With a land value tax, all homeowners would pay their fair share. Because taxes fall under public law, the conditions would be the same for all citizens. This makes a land value tax not only more fair, but also more transparent and democratic than the leasehold system. The leasehold system is so complex and opaque that even experts don’t always understand it anymore. It is difficult for house buyers to take into account the future development of costs when determining how much they are able to pay for a house. Also politicians find the leasehold system difficult and complicated. It takes council members a lot of time to understand the conditions and calculations, and they do not always understand the consequences of adjustments. This makes it difficult for them to exercise democratic oversight.
In short, a land value tax is much simpler, fairer and more democratic than the existing leasehold system. So can leasehold just as well be abolished?
Neither Boomsma nor Ernsting want to go that far. “The leasehold system may well have a future,” says Boomsma, “provided there is good consumer protection.” Ernsting thinks selling all municipal land is far too radical and irreversible. “That land belongs to all of us, including the tenants.”
But a good thing about a land value tax is that municipalities do not have to sell the land they own. Ground lease and land tax can coexist perfectly together. It may seem as if leaseholders then pay double, but that is not the case. After all, in the perpetual system, the increase in the value of the land no longer ends up with the municipality but with the homeowner. Over that income, he will pay a land value tax. The leasehold itself then only serves as a rent for the use of the land, comparable to renting a house.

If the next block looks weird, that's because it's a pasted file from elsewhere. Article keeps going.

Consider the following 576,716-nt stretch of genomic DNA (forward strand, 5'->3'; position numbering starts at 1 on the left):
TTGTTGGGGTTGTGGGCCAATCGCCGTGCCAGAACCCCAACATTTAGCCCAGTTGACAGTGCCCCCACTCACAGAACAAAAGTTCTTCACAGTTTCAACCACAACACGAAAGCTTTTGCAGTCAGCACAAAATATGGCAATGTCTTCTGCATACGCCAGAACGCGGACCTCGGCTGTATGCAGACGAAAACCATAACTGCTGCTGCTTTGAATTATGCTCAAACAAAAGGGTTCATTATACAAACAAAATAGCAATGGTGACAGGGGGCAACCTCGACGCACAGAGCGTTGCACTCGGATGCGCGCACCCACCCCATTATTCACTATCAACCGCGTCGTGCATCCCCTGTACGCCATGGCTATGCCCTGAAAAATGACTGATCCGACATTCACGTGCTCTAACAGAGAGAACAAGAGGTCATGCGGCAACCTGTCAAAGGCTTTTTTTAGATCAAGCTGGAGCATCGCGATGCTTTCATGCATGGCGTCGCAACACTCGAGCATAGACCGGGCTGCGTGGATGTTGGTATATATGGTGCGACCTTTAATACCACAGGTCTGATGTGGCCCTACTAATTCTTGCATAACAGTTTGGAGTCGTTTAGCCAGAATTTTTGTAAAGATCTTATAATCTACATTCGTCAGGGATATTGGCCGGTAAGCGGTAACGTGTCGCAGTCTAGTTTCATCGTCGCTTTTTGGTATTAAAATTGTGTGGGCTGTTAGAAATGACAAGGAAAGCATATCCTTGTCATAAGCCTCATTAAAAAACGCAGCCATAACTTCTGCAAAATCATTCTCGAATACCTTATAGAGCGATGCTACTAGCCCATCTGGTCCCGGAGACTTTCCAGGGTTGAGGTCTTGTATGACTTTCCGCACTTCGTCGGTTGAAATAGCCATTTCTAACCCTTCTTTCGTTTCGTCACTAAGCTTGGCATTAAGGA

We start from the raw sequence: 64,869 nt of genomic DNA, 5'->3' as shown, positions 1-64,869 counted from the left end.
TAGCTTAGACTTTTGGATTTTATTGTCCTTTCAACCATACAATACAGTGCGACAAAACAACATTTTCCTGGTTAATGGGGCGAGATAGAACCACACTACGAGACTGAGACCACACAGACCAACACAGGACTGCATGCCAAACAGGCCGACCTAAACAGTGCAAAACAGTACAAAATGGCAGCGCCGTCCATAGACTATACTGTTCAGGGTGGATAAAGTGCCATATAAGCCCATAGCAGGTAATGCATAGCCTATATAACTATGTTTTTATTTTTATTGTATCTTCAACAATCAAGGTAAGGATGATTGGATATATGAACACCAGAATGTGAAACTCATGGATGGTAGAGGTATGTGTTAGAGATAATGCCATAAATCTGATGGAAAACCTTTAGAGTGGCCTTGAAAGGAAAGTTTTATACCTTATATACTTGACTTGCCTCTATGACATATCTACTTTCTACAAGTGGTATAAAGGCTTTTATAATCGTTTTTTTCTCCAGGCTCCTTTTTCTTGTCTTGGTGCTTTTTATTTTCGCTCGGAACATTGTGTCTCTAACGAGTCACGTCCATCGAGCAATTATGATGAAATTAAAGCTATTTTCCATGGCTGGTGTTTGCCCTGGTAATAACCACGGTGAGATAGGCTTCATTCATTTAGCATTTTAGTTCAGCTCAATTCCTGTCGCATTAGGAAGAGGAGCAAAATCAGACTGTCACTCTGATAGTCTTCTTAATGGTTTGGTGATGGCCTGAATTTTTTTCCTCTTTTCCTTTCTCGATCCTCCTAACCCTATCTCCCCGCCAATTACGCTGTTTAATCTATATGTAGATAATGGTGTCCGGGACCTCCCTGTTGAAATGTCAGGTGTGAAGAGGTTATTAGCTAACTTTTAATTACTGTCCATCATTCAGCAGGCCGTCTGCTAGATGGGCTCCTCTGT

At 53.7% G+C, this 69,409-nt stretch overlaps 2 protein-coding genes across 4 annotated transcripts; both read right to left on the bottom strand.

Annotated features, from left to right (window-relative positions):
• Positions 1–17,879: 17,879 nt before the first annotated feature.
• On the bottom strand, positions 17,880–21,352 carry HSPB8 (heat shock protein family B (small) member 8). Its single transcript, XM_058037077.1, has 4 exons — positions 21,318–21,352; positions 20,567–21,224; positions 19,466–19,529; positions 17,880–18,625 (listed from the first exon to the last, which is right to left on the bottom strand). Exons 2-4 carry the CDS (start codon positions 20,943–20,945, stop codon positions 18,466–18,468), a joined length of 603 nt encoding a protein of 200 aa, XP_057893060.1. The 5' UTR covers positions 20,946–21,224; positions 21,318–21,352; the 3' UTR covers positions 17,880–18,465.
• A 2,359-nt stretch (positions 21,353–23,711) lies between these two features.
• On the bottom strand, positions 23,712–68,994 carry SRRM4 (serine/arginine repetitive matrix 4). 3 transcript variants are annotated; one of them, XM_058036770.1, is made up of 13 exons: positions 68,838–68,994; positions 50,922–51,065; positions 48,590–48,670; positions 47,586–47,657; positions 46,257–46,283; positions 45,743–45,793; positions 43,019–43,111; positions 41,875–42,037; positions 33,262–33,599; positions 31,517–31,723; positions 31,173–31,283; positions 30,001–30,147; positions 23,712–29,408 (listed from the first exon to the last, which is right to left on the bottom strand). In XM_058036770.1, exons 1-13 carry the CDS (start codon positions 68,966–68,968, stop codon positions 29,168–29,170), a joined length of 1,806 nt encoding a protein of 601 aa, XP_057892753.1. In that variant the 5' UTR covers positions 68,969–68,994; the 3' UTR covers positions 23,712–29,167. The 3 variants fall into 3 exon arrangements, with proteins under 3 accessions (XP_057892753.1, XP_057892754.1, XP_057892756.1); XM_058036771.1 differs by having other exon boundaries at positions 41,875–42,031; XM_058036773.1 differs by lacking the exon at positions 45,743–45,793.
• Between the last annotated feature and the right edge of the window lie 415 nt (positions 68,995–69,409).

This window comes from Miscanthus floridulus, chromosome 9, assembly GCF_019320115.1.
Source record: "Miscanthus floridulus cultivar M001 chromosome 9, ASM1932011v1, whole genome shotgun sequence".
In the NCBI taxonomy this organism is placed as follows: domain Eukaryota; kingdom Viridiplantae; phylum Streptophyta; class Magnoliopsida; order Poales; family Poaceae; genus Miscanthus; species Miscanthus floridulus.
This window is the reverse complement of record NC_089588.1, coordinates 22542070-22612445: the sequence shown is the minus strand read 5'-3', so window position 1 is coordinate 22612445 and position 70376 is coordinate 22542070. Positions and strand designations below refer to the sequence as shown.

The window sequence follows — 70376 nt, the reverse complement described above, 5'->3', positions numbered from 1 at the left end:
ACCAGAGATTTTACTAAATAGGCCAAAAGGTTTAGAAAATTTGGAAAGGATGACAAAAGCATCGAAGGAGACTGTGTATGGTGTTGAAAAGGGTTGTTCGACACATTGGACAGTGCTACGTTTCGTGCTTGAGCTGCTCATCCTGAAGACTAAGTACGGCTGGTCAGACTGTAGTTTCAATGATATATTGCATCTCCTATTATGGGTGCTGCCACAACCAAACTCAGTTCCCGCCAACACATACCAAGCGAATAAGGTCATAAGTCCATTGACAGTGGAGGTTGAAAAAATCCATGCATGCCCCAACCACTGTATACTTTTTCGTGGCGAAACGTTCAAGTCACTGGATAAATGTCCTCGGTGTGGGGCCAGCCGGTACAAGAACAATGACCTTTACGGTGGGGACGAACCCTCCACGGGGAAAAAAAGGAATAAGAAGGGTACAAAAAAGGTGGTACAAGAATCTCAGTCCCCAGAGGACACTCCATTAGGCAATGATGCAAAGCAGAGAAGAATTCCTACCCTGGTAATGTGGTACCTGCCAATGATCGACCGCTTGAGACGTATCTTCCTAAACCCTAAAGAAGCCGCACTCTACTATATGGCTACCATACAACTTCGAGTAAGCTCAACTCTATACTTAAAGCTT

Instead of abolishing the leasehold system, it would make more sense to convert the municipal property tax into a land value tax, says professor of Land and Real Estate Development Edwin Buitelaar (Utrecht University). A land value tax is much more efficient than a tax on both land and buildings. With the property tax, a landowner will pay more if he or she invests in a home or builds additional homes. With a land value tax, it costs money to leave the land barren and it pays to invest in (more) homes. A tax shift is an easy solution and can be implemented gradually: “The part you pay for the house and other buildings can be slowly reduced, and the part for the land increased proportionally.”
Shortage of Affordable Housing
And then leasehold can be used for a completely different purpose: making it easier for people to buy a home. Because if you only have to buy the house and not the land under it, you would have to borrow less money from the bank. Several Dutch municipalities are already using leasehold in this way. Moreover, agreements can be made with project developers via the ground lease conditions about the percentage of affordable rental homes in new-build projects, says council member Ernsting. Municipalities in cities such as Vienna (Austria), Zurich (Switzerland), and Munich (Germany) have also been using long leases successfully for decades as an instrument to realize affordable housing.
Just like the goal to allow the increase in the value of the land to accrue to the community, encouraging housing construction was also one of the original objectives when the leasehold system was introduced in Amsterdam in 1896. And, sad to say, this objective has lost none of its urgency in the last 125 years. In 2022, according to Atlas Research, there was a shortage of 390 thousand homes in the Netherlands. And that makes the debate about municipal leasehold remarkably urgent again.